EHS Inspiration from Indigenous Environmental Activists
The second Monday of October has long been recognized as Columbus Day. In recent years, however, there has been a push to use this day to instead honor the history, culture, and perspectives of Indigenous Peoples in the United States.
The culture of many Indigenous Peoples is largely tied to a strong spiritual connection they feel for the environment — a culture that existed long before European development of America.
The truth is, Native Americans were environmentalists before there was such a consciousness in the world. That's because within these cultures, Earth itself is seen as a living being — one who deserves respect, adoration, and protection. Many Indigenous Peoples have used this strong connection to the planet as a motivator to make a meaningful impact on the environment. This commitment has increased as the environment succumbs to the effects of climate change (which disproportionately affects native groups).
We can use this day as an opportunity to learn more about indigenous environmental activists and the good work they are doing for both the environment and native communities nationwide. So much can be gained from making room for indigenous voices within the narratives of environmental activism. In this article, we highlight some indigenous environmental activists and their accomplishments.
Winona LaDuke, Ojibwe Nation
LaDuke spent the summers of her youth living in native communities, strengthening her connection to her tribe and heritage. Overall, LaDuke has made great strides improving conditions related to climate change, human rights, green economies, clean water, local foods, and renewable energy.
Following her graduation from Harvard University in 1982, she earned a master’s degree in community economic development from Antioch University. She also worked to establish the Indigenous Women’s Network (IWN), founded the White Earth Land Recovery Project (WELRP), and became Executive Director of Honor the Earth. All of these organizations work to conserve natural resources, increase sustainability and environmental stewardship, and protect and empower Indigenous Peoples across the United States.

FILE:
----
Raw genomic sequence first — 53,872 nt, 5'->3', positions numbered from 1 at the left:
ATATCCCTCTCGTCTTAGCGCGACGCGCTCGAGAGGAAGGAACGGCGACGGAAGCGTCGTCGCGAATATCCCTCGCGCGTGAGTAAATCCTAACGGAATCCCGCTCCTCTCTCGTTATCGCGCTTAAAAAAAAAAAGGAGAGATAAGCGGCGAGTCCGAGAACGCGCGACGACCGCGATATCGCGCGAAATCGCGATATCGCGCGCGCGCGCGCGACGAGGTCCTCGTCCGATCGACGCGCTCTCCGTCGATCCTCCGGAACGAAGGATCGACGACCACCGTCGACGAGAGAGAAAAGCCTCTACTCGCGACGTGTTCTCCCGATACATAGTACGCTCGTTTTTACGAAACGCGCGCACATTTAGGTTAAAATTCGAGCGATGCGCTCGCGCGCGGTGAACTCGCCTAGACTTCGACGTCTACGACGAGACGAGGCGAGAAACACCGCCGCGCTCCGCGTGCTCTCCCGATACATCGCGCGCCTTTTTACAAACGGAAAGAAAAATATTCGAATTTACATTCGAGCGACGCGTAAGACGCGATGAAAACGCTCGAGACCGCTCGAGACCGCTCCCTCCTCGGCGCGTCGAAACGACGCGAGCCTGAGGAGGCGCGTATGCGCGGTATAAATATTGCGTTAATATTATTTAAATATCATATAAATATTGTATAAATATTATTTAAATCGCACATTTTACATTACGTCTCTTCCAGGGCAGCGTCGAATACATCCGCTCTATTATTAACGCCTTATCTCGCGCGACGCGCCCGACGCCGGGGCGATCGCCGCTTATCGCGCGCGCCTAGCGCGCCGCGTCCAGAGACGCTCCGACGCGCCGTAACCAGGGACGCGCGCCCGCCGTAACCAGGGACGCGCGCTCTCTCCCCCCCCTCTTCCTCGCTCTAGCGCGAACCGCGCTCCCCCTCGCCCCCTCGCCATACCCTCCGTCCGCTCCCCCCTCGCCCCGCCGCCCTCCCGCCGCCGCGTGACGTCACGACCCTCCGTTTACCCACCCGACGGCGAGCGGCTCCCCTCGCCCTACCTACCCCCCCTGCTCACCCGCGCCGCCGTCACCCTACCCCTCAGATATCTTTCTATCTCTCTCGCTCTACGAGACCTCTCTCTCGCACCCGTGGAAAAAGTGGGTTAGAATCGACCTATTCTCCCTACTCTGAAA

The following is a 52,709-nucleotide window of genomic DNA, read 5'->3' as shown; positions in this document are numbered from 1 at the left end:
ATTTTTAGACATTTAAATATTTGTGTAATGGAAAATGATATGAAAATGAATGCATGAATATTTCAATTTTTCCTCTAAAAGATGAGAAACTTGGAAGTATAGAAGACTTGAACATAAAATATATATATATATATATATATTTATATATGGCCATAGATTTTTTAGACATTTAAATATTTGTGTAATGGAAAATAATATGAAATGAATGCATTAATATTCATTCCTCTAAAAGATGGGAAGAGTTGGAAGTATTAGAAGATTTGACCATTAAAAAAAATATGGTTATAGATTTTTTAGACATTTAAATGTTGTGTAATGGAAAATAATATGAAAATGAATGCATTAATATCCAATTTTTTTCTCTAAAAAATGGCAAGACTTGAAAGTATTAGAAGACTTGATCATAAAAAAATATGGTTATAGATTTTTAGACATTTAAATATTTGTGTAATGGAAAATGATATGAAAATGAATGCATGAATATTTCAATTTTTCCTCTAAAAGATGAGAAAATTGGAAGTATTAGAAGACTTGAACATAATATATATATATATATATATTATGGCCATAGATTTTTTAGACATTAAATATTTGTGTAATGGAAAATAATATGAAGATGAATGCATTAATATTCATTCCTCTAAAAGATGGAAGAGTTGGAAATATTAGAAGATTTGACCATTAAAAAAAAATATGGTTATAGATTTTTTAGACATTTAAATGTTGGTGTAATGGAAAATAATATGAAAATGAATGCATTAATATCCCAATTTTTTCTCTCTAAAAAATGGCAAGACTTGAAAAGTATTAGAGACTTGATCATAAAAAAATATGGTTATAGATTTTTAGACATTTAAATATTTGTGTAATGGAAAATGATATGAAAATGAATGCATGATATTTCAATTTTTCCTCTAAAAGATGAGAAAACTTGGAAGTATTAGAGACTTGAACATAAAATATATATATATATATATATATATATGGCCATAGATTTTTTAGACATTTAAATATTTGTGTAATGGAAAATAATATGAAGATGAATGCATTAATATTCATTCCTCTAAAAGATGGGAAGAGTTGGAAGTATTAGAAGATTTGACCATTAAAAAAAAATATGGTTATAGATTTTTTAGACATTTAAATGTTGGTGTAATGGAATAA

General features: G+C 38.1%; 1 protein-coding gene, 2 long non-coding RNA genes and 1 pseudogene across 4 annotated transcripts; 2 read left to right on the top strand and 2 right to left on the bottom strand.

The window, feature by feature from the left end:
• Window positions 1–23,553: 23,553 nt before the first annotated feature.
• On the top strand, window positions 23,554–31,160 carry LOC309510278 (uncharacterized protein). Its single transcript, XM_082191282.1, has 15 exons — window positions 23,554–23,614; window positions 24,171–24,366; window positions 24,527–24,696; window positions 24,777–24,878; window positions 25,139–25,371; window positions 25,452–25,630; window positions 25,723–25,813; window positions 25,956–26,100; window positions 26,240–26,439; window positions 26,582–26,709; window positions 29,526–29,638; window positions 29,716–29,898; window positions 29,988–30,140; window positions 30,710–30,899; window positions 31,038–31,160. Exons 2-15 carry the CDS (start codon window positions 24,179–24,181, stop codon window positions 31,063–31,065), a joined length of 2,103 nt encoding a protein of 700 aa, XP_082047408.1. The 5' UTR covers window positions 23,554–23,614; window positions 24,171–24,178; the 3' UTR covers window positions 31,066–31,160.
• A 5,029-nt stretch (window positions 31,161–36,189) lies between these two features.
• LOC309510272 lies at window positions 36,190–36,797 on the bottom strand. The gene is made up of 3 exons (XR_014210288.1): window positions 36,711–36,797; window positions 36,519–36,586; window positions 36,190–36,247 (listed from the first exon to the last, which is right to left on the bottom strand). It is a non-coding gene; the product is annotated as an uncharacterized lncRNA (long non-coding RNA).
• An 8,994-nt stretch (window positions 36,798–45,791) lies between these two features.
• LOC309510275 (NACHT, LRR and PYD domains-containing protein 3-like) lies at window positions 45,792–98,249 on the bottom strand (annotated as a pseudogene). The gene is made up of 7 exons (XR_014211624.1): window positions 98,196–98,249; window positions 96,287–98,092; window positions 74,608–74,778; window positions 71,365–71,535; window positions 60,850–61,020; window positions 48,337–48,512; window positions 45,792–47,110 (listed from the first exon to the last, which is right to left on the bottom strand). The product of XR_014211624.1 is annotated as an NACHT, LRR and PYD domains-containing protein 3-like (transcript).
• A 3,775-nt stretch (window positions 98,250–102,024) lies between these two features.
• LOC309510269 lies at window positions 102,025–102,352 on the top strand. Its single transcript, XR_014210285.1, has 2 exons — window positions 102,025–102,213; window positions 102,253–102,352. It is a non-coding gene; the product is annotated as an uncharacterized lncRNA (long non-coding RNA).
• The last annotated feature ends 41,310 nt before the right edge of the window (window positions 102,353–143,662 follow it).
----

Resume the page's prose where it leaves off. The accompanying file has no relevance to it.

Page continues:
LaDuke has been rewarded many times for her efforts, including being named one of TIME magazine’s “Fifty Leaders for the Future” in 1994. She continues to work toward intersectional and indigenous environmental justice — including advocating for the sustainability of farming and hemp.
Xiuhtezcatl Martinez, Mashika People
Martinez became an indigenous environmental activist at only six years old, when he told a large crowd at a United Nations National Global Warming Event about “how sacred the earth is” and urged them to “make a better future for us and our children.” By age nine, Martinez had organized a new Colorado-based branch of the Earth Guardians, a youth group aimed at empowering effective leadership and promoting sustainability via environmental justice and climate action.
With the Earth Guardians, Martinez protested the use of pesticides in Boulder, and eventually became its youth director. He has also been involved in lawsuits criticizing major governmental and corporate entities of inaction regarding climate change. Today, Martinez continues his activism by writing and performing hip-hop music that promotes environmental justice.
Jasilyn Charger, Cheyenne River Sioux Tribe
Charger has always had a deep appreciation for the earth and a desire to protect it, but she credits the beginning of her activism to a trip to the Our Generation, Our Choice march. There she reveled in the energy of the event and was in awe at the sense of communities coming together toward a unified goal.
Since then, she has participated in a 2,000-mile run from North Dakota to Washington, D.C. to protest the Dakota Access Pipeline. She has also spoken at multiple protests, and co-founded the International Indigenous Youth Council and the 7th Defenders project. These organizations support "land, water, and spirit" as well as indigenous people across the United States.
Charger still empowers indigenous youth and supports climate activism on native lands. In 2016, she wrote: “You never know how strong you / are until being strong / is the only choice you have / born again savage / living for the land / my mother you will not ravage /and forever I will stand.”
These are just a few examples of inspirational indigenous environmental activists who have advocated for (and worked on) environmental issues to promote a sustainable future. These indigenous environmental activists can inspire you to appreciate the planet and can serve as an example of how to make a positive difference for everyone.
We celebrate and uplift indigenous voices this week and throughout the year!